Brief Summary: God uses conversational styles with many prophets. The conversational openers facilitate repentance. Unfortunately in some prophets they facilitate rebellion. In some they facilitate preparation.

Today we ask the database query: Is God formal or does He use conversation openers to soften people up? The reader is encouraged to perform the query using a standard Biblical Konnkordance or search engine. These database queries yield the list below. The list justifies the following Rashi inference: God does use conversation openers and conversational styles. (1) Some prophets use these conversation openers which soften the confrontation and repent. (2) Some prophets obstinately continue their sin despite the conversation openers. (3) With some people (who did not sin) the conversational chatty style prepares them for a difficult prophecy. The list below presents the results of the database query and show examples

Verse Text of conversation opener Person involved Effect of Conversation opener
Gn04-09 Where is your brother (Abel)? Kayin Further rebellion
Gn03-09 Where are you? Adam Further Rebellion
Nu22-09 Who visited you? Bilam Further Rebellion
Is39-03 Who visited you? Chizkiyahu Repent and prepare for difficult prophecy-exile
Ez37-03 Can bones live? Ezekiel Repent and prepare for difficult prophecy-resurrection
1Sa03-04 Samuel, Samuel? Samuel Repent and prepare for difficult prophecy (Punishment of Eli)
Gn22-02b Take you 1) son, 2) only son, 3) that you love, 4) Isaac Abraham Prepare for difficult task - sacrifice of Isaac
Gn12-01f Leave a) your country, b) your birthplace, c)your fatherland Abraham Prepare for difficult task - exile

Advanced Rashi: The above Rashi is a treat. The Rashi is based upon a Midrash Rabbah. Rashi, in his usual terse style does not bring all examples. I have brought the full Midrash Rabbah to show how Rashi takes an entire Midrash and make a Rashi.

Of special note in this example is the fact that God, Himself,uses conversation openers. Rashi-ists frequently teach us that every word of the Torah must have some hidden deep meaning. This is not so! What is true is that every word is Holy. But holyness should not be equated with lack of redundancy. Redundancy in speech is an important social skill that enables us to maintain social relations. And if verbal redundancy has moral value (for our social relationships) it is a strong reason for God Himself setting an example and showing us how to use conversation openers.

Finally we point out Rashi's sense of humor. Rashi is not, like the Midrash Rabbah, a stuffy professor with elaborate database queries. Rashi also avoids playing the sermonist - that God used conversational openers to get people to repent. After all, Rashi would say, Bilam didn't repent. Indeed, he was evil. How could he repent. So Rashi humourously says God used a conversation opener to make him fail - Bilam would think God is asking the question because He didn't know and further rebel. From a psychological point of view the Rashi gives insights: Bilam was incapable of having a social life. He didn't even recognize a conversation opener when it was given to him. Everything with Bilam was an issue of power. No wonder he failed!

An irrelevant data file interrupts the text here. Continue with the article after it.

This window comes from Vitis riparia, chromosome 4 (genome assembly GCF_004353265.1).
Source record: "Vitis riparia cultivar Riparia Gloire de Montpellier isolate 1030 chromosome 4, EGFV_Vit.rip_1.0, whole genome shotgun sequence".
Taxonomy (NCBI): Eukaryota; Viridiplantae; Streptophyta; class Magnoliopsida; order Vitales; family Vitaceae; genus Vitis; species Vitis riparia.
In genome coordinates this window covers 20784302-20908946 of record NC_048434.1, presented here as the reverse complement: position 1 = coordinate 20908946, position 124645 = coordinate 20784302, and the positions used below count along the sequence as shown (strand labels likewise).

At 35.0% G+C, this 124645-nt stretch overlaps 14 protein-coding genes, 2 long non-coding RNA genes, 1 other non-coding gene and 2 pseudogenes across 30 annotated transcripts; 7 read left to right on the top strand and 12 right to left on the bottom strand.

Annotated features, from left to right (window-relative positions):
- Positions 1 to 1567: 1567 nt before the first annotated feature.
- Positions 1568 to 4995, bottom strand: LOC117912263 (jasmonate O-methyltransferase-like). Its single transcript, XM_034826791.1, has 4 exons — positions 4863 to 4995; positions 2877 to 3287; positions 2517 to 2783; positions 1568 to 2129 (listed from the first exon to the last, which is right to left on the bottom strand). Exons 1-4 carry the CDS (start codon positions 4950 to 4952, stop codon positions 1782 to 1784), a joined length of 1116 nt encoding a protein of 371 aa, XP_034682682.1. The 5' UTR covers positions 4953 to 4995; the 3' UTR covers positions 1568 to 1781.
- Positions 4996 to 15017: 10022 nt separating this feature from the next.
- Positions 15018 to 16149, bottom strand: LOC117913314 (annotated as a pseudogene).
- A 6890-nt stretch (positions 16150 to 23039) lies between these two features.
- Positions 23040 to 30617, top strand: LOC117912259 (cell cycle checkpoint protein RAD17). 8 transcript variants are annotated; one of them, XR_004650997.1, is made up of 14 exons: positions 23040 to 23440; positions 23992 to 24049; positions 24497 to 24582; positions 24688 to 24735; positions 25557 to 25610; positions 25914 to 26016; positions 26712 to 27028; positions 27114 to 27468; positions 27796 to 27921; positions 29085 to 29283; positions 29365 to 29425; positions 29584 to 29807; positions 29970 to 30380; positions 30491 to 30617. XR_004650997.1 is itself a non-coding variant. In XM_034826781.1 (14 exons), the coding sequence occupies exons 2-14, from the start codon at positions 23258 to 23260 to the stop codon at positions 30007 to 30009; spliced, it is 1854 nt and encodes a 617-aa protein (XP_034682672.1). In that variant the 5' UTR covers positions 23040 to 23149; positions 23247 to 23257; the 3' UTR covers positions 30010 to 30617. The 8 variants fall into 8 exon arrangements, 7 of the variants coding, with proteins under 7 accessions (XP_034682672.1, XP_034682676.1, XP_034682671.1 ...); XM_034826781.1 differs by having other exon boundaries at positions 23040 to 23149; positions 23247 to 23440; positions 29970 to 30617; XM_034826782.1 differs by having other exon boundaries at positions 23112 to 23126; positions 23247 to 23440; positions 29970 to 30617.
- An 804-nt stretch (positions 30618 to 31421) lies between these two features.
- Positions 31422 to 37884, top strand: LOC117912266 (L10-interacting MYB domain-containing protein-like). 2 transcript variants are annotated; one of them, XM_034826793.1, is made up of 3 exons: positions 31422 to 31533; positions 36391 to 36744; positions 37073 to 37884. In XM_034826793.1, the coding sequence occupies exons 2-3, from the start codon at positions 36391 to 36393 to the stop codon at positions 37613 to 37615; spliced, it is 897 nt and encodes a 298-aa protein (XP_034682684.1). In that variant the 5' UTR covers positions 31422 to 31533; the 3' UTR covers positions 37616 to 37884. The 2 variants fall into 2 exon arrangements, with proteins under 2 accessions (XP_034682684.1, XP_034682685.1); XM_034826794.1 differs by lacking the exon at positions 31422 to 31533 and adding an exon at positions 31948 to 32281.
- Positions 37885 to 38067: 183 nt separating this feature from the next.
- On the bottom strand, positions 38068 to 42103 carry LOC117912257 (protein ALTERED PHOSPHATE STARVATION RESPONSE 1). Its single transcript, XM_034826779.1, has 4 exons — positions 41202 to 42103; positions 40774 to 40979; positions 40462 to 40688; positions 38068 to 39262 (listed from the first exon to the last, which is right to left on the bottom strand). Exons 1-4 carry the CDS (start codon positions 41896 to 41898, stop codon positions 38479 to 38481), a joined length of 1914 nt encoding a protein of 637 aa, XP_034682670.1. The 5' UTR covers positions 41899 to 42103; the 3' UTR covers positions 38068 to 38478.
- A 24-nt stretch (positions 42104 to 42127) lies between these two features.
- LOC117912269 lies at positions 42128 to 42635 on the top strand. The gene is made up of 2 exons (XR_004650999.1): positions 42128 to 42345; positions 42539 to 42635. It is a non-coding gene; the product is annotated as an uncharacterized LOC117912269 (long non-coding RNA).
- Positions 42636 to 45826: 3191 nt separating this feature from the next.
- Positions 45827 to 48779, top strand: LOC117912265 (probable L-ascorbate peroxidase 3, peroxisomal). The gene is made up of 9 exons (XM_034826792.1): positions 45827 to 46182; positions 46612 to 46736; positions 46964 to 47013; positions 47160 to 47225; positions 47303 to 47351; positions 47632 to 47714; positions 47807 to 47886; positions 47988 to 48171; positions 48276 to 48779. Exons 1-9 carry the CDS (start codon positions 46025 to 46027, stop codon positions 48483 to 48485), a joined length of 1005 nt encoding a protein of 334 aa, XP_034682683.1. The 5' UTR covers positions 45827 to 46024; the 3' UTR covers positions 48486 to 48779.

BRIEF EXPLANATION: The common denominator of the 3 submethods of the Spreadsheet method is that inferences are made from non textual material. The 3 submethods are as follows:
    • Spreadsheet: Rashi makes inferences of a numerical nature that can be summarized in a traditional spreadsheet
    • Geometric: Rashi clarifies a Biblical text using descriptions of geometric diagrams
    • Fill-ins: Rashi supplies either real-world background material or indicates real-world inferences from a verse. The emphasis here is on the real-world, non-textual nature of the material.
    This example applies to Rashis Nu24-07b
    URL Reference: (c)
    Brief Summary: SEEDED ON PLENTIFUL WATERS. Rashi: Plants thrive especially well on watery grounds.

Verse Nu24-07b discussing the blessings of Bilam states Water shall flow from his branches, and his seed shall be on many waters; and his king shall be higher than Agag, and his kingdom shall be exalted. Rashi comments: Plants especially thrive better in watery grounds. So the intent of the verse is his seed shall thrive especially well.

Since Rashi elucidates the meaning of the verse by citing agricultural facts we classify this Rashi as use of a non-verse method. In fact Rashi's use of agriculture here is modern in flavor, resembling the modern use of archeological findings to clarify the Biblical text. Both are examples of non-verse methods.

      BRIEF EXPLANATION: Rashi provides symbolic interpretations of words, verses, and chapters. Rashi can symbolically interpret either
      • (10a) entire Biblical chapters such as the gifts of the princes, Nu-07
      • (10b) individual items, verses and words
      The rules governing symbolism and symbolic interpretation are presented in detail on my website.

      This examples applies to Rashis Nu24-09a
      URL Reference: (c)
      Brief Summary: a) When waging war the Jews resemble the wild bull b) When resting the Jews resemble the lion.

    Verses Nu24-08:09 presenting the blessings of Bilam to the Jewish people state
    • God brought him out of Egypt; the strength of a wild bull is his; he eats up the nations that are his enemies, and breaks their bones, and pierce them through with his arrows.
    • He couched, he lay down as a lion, and as a great lion. Who shall stir him up? Blessed is he who blesses you, and cursed is he who curses you.
    Rashi comments on the animal symbolism: Note the contrast that military activity is compared to that of the wild bull, while tranquil nesting - couching, laying down - is compared to that of a lion. There is an emphasis that even during periods of rest, the nation commands the respect due a great military power.

Advanced Rashi: There is advanced symbolism here. The lion, in secular poetry is typically the symbol of military prowess. But the Torah asks, And what do you do when you have won? Jews are not interested in leading a military life. The ability to dwell in power without fear of worrying about the next war is an important blessing (and relevant to the current modern situation).


This week's parshah contains examples examples of all Rashi methods. Visit the RashiYomi website at and for further details and examples.